The master branch and releases from 1.0 are compatible with sidekiq ~> 3, for sidekiq ~> 2 support use versions ~> 0.
sidekiq-scheduler is an extension to Sidekiq that adds support for running scheduled.
Scheduled jobs are like cron jobs, recurring on a regular basis.
This README covers what most people need to know. If you're looking for details on individual methods, you might want to try the rdoc.
Add this to your Gemfile:
gem 'sidekiq-scheduler', '~> 1'
If you are using rails you are set
If you are not using rails create a file with this content:
and the execute:
sidekiq -r created_file_path.rb
Look at [Loading the schedule][https://github.com/moove-it/sidekiq-scheduler/tree/0.x#loading-the-schedule] for information on how to load your schedule.
You can add sidekiq-scheduler configuration options to sidekiq.yml config file. Available options are:
:schedule: <the schedule to be run> :dynamic: <if true the schedule can be modified in runtime>
Scheduled Jobs (Recurring Jobs)
Scheduled (or recurring) jobs are logically no different than a standard cron job. They are jobs that run based on a fixed schedule which is set at startup.
The schedule is a list of Sidekiq worker classes with arguments and a schedule frequency (in crontab syntax). The schedule is just a hash, but is most likely stored in a YAML like so:
CancelAbandonedOrders: cron: "*/5 * * * *" queue_documents_for_indexing: cron: "0 0 * * *" # you can use rufus-scheduler "every" syntax in place of cron if you prefer # every: 1hr # By default the job name (hash key) will be taken as worker class name. # If you want to have a different job name and class name, provide the 'class' option class: QueueDocuments queue: high args: description: "This job queues all content for indexing in solr" clear_leaderboards_contributors: cron: "30 6 * * 1" class: ClearLeaderboards queue: low args: contributors description: "This job resets the weekly leaderboard for contributions"
You can provide options to "every" or "cron" via Array:
clear_leaderboards_moderator: every: ["30s", :first_in => '120s'] class: CheckDaemon queue: daemons description: "This job will check Daemon every 30 seconds after 120 seconds after start"
NOTE: Six parameter cron's are also supported (as they supported by rufus-scheduler which powers the sidekiq-scheduler process). This allows you to schedule jobs per second (ie: "30 * * * * *" would fire a job every 30 seconds past the minute).
A big shout out to rufus-scheduler for handling the heavy lifting of the actual scheduling engine.
Loading the schedule
Let's assume your scheduled jobs are defined in a file called "config/scheduler.yml" under your Rails project, you could create a Rails initializer called "config/initializer/scheduler.rb" which would load the job definitions:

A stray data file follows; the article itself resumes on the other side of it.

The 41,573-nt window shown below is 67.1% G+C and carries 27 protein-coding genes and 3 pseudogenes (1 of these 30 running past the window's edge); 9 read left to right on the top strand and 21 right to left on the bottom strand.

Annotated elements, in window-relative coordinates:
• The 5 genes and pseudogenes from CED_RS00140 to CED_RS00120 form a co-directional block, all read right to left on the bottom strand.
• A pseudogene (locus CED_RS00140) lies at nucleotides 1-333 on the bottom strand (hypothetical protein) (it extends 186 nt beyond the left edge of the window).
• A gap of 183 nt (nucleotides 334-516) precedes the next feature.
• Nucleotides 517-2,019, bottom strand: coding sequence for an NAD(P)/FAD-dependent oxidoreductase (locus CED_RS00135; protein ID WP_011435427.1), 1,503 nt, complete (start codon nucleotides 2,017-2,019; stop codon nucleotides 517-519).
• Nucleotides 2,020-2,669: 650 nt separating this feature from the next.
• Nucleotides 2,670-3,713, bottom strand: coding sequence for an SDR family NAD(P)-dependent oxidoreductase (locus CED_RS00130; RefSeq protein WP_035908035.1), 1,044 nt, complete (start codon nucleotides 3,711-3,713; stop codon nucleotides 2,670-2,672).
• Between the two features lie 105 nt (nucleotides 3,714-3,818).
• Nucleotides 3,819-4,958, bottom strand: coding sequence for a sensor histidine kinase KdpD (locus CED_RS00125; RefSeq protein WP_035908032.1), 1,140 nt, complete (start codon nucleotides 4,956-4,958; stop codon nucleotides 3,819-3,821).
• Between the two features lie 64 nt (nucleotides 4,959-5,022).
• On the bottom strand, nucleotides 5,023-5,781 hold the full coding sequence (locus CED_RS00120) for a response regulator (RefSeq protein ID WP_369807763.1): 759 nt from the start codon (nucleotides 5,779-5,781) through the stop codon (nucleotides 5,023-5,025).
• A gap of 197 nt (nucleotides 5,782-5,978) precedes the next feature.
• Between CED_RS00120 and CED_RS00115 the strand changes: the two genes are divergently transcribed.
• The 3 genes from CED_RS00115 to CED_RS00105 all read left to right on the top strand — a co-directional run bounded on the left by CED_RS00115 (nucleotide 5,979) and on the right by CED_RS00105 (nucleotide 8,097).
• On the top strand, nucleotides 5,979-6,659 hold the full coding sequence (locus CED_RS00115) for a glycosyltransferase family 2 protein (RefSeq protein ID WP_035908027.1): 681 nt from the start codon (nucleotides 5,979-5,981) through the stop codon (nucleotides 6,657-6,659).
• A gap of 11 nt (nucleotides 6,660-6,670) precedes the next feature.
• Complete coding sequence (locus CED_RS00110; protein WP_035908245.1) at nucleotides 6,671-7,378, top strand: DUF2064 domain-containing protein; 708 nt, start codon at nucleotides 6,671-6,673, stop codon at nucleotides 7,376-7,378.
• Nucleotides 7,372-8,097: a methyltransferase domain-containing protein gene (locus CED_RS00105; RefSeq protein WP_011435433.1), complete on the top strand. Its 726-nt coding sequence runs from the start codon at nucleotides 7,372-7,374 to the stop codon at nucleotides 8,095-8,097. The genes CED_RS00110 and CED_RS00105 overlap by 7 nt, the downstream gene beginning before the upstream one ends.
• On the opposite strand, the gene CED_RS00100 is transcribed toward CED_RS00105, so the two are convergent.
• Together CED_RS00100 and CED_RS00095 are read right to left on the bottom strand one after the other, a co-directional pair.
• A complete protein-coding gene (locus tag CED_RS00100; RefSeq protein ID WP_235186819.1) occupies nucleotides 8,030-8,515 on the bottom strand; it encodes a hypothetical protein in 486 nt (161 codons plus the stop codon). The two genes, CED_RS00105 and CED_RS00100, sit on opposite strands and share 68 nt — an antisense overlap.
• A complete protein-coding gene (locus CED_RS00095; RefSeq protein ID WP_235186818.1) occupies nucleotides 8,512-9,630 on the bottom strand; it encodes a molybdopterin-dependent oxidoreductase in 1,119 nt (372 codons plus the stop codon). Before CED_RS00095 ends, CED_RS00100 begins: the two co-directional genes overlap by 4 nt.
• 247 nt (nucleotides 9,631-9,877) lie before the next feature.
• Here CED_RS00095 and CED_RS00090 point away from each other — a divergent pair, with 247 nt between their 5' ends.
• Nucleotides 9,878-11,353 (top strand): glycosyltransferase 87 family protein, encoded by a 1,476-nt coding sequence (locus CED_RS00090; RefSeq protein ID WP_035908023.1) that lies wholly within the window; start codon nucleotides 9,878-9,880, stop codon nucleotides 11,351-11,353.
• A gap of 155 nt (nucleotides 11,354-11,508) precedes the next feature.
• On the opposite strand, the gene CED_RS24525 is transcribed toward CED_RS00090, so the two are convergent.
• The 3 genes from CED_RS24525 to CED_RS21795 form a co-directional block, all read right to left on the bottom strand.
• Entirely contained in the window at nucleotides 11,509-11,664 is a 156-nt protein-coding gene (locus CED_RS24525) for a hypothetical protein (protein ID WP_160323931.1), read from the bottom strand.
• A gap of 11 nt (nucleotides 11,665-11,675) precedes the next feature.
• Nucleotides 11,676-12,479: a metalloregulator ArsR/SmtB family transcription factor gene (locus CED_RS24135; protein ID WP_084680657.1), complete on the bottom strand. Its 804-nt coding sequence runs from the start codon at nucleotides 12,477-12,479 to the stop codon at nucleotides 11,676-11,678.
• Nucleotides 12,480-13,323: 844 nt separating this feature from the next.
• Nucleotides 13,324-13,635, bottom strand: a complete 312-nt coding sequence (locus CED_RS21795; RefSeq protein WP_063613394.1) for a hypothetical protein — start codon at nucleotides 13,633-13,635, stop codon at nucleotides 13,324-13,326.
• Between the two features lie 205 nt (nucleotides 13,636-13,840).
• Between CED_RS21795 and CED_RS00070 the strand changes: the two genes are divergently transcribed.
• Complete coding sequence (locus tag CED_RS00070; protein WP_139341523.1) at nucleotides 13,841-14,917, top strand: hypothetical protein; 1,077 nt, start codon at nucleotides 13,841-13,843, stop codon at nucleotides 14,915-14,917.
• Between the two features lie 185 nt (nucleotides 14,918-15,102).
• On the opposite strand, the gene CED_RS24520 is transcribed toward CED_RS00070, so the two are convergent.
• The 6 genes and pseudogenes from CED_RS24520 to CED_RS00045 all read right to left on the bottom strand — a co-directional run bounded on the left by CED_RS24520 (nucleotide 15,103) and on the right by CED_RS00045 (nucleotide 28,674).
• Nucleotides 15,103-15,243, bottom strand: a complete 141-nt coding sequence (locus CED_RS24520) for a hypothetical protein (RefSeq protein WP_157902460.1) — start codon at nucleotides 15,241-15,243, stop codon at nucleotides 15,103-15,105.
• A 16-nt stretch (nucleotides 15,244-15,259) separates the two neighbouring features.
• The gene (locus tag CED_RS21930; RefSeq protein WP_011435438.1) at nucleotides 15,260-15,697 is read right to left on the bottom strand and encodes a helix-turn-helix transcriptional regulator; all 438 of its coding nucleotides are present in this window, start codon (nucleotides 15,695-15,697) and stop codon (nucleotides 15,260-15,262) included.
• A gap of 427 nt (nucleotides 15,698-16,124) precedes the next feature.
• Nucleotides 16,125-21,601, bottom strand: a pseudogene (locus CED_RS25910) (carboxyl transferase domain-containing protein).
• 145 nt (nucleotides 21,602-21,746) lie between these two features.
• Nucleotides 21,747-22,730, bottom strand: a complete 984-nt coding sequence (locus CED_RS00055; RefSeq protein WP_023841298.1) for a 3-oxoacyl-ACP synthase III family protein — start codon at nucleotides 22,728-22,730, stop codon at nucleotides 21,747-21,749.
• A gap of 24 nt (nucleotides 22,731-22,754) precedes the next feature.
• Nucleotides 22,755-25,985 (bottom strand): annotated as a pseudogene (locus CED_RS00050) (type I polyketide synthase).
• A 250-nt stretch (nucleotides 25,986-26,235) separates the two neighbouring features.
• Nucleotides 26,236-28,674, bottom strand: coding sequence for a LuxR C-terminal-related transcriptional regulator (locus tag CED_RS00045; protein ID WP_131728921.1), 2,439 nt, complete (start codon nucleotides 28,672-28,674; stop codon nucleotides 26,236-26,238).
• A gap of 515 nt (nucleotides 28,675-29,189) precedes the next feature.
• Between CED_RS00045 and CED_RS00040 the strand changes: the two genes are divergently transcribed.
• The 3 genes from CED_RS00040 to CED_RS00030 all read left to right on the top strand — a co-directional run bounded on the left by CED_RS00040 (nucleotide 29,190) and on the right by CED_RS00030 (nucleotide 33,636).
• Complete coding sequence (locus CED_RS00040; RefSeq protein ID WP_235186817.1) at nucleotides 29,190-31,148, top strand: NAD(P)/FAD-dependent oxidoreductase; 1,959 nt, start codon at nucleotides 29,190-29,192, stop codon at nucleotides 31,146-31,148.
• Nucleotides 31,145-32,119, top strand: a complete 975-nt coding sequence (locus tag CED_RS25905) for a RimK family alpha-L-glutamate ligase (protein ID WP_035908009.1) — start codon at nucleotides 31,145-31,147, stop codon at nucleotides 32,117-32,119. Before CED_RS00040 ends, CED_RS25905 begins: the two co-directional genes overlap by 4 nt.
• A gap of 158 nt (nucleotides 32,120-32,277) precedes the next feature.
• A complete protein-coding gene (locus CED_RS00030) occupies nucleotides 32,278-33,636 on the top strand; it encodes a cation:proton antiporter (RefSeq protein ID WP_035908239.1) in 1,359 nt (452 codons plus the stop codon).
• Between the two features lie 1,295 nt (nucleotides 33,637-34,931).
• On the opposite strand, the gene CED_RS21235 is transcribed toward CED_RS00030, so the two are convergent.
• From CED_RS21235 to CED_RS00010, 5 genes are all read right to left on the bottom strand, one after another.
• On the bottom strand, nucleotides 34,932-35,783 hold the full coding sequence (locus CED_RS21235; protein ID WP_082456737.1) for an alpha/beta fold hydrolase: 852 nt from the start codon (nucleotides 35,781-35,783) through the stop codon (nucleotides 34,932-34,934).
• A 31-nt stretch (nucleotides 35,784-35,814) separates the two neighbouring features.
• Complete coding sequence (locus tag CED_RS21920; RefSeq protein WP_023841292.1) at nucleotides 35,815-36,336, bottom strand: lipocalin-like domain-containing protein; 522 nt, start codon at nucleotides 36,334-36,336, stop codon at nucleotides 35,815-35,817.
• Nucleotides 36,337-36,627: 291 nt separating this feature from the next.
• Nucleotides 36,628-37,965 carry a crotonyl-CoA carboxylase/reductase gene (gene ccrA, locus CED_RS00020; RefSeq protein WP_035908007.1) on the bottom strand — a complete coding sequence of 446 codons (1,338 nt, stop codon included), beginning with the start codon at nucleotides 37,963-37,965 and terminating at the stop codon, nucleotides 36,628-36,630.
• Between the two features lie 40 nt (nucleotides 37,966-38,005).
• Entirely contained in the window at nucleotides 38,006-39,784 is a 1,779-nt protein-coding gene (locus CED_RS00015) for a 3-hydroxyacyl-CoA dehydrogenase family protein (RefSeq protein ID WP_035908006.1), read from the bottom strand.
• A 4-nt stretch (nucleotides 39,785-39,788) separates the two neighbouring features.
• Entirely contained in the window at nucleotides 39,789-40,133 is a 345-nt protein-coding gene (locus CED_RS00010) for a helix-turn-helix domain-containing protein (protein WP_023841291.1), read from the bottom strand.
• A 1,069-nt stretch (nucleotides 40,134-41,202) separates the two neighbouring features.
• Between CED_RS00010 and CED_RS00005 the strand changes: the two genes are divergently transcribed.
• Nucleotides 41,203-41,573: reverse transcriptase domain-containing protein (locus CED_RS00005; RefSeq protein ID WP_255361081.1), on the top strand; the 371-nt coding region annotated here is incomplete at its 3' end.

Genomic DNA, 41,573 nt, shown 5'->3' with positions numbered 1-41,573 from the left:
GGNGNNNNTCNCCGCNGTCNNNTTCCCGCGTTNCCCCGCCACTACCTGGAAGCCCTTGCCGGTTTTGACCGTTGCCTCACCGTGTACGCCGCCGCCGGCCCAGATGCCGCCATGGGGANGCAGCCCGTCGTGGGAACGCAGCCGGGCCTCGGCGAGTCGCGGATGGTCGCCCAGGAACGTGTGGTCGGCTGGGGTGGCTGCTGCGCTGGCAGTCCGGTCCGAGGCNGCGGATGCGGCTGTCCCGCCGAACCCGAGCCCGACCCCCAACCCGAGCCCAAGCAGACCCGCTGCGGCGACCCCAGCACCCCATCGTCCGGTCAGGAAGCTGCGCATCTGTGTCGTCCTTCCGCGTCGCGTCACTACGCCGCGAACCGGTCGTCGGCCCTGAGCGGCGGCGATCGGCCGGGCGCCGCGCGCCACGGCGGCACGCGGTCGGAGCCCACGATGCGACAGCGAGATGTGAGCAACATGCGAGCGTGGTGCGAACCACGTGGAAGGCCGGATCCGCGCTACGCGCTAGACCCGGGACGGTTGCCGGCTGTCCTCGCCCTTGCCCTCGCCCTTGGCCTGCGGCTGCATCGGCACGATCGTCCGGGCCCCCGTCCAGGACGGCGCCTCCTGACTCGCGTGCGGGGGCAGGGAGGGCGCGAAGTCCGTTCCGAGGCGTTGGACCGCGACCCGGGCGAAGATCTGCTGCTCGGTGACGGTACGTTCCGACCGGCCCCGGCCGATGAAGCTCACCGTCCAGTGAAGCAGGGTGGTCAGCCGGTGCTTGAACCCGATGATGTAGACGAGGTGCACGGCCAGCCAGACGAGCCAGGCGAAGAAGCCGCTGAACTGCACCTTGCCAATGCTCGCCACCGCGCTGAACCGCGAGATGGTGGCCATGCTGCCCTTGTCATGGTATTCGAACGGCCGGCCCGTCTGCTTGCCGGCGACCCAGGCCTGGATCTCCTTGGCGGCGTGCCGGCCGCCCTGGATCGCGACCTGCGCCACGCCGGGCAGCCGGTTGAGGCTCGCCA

require 'sidekiq/scheduler' Sidekiq.schedule = YAML.load_file(File.expand_path("../../../config/scheduler.yml",__FILE__))
If you were running a non Rails project you should add code to load the workers classes before loading the schedule.
require 'sidekiq/scheduler' Dir[File.expand_path('../lib/workers/*.rb',__FILE__)].each do |file| load file; end Sidekiq.schedule = YAML.load_file(File.expand_path("../../../config/scheduler.yml",__FILE__))
You can also put your schedule information inside sidekiq.yml and load it with:
sidekiq -C ./config/sidekiq.yml
The Spring preloader and Testing your initializer via Rails console
If you're pulling in your schedule from a YML file via an initializer as shown, be aware that the Spring application preloader included with Rails will interefere with testing via the Rails console.
Spring will not reload initializers unless the initializer is changed. Therefore, if you're making a change to your YML schedule file and reloading Rails console to see the change, Spring will make it seem like your modified schedule is not being reloaded.
To see your updated schedule, be sure to reload Spring by stopping it prior to booting the Rails console.
spring stop to stop Spring.
Note that if you use the cron syntax, this will be interpreted as in the server time zone
rather than the
config.time_zone specified in Rails.
You can explicitly specify the time zone that rufus-scheduler will use:
cron: "30 6 * * 1 Europe/Stockholm"
Also note that
config.time_zone in Rails allows for a shorthand (e.g. "Stockholm")
that rufus-scheduler does not accept. If you write code to set the scheduler time zone
config.time_zone value, make sure it's the right format, e.g. with:
A future version of sidekiq-scheduler may do this for you.
Note on Patches / Pull Requests
- Fork the project.
- Make your feature addition or bug fix.
- Add tests for it. This is important so I don't break it in a future version unintentionally.
- Commit, do not mess with rakefile, version, or history. (if you want to have your own version, that is fine but bump version in a commit by itself I can ignore when I pull)
- Send me a pull request. Bonus points for topic branches.
This work is a partial port of resque-scheduler by Ben VandenBos.
Modified to work with the Sidekiq queueing library by Morton Jonuschat. Scheduling of recurring jobs has been added to v0.4.0, thanks to Adrian Gomez.
Copyright 2013 Moove-IT Copyright 2012 Morton Jonuschat Some parts copyright 2010 Ben VandenBos